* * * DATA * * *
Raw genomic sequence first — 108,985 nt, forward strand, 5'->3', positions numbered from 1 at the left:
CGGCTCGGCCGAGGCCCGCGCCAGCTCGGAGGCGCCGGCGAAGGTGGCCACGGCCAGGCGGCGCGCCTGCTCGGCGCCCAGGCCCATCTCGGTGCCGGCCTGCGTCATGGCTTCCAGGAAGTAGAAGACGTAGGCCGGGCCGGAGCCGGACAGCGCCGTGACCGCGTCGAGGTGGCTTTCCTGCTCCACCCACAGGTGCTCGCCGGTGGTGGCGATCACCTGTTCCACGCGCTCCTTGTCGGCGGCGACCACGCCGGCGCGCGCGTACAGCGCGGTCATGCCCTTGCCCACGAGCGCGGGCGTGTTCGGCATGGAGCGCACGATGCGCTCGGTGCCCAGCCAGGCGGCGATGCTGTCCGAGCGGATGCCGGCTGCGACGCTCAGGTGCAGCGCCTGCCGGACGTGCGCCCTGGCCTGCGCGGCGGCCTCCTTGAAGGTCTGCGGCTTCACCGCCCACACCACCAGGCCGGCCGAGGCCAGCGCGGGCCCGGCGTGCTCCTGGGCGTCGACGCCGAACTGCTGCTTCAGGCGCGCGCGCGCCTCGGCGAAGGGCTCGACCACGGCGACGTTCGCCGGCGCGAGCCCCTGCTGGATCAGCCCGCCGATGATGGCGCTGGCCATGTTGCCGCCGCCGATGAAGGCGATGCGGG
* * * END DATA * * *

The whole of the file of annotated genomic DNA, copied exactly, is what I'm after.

Raw genomic sequence first — 108,985 nt, forward strand, 5'->3', positions numbered from 1 at the left:
CGGCTCGGCCGAGGCCCGCGCCAGCTCGGAGGCGCCGGCGAAGGTGGCCACGGCCAGGCGGCGCGCCTGCTCGGCGCCCAGGCCCATCTCGGTGCCGGCCTGCGTCATGGCTTCCAGGAAGTAGAAGACGTAGGCCGGGCCGGAGCCGGACAGCGCCGTGACCGCGTCGAGGTGGCTTTCCTGCTCCACCCACAGGTGCTCGCCGGTGGTGGCGATCACCTGTTCCACGCGCTCCTTGTCGGCGGCGACCACGCCGGCGCGCGCGTACAGCGCGGTCATGCCCTTGCCCACGAGCGCGGGCGTGTTCGGCATGGAGCGCACGATGCGCTCGGTGCCCAGCCAGGCGGCGATGCTGTCCGAGCGGATGCCGGCTGCGACGCTCAGGTGCAGCGCCTGCCGGACGTGCGCCCTGGCCTGCGCGGCGGCCTCCTTGAAGGTCTGCGGCTTCACCGCCCACACCACCAGGCCGGCCGAGGCCAGCGCGGGCCCGGCGTGCTCCTGGGCGTCGACGCCGAACTGCTGCTTCAGGCGCGCGCGCGCCTCGGCGAAGGGCTCGACCACGGCGACGTTCGCCGGCGCGAGCCCCTGCTGGATCAGCCCGCCGATGATGGCGCTGGCCATGTTGCCGCCGCCGATGAAGGCGATGCGGG